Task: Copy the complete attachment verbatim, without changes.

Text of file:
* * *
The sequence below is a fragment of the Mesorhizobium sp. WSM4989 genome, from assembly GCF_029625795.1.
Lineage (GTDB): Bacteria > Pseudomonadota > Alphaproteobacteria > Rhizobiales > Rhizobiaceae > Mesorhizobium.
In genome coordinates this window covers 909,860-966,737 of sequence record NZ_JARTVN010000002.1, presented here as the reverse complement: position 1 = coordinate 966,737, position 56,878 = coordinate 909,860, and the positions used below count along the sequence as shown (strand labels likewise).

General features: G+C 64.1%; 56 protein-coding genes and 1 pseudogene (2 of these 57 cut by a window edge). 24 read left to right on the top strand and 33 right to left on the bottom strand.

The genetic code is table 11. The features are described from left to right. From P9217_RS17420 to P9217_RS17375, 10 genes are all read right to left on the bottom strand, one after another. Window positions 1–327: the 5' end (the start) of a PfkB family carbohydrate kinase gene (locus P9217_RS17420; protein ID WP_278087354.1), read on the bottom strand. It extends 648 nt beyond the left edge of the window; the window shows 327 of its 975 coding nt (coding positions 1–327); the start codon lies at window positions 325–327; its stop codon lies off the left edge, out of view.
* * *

The sequence below is a fragment of the Mesorhizobium sp. WSM4989 genome, from assembly GCF_029625795.1.
Lineage (GTDB): Bacteria > Pseudomonadota > Alphaproteobacteria > Rhizobiales > Rhizobiaceae > Mesorhizobium.
In genome coordinates this window covers 909,860-966,737 of sequence record NZ_JARTVN010000002.1, presented here as the reverse complement: position 1 = coordinate 966,737, position 56,878 = coordinate 909,860, and the positions used below count along the sequence as shown (strand labels likewise).

General features: G+C 64.1%; 56 protein-coding genes and 1 pseudogene (2 of these 57 cut by a window edge). 24 read left to right on the top strand and 33 right to left on the bottom strand.

The genetic code is table 11. The features are described from left to right. From P9217_RS17420 to P9217_RS17375, 10 genes are all read right to left on the bottom strand, one after another. Window positions 1–327: the 5' end (the start) of a PfkB family carbohydrate kinase gene (locus P9217_RS17420; protein ID WP_278087354.1), read on the bottom strand. It extends 648 nt beyond the left edge of the window; the window shows 327 of its 975 coding nt (coding positions 1–327); the start codon lies at window positions 325–327; its stop codon lies off the left edge, out of view.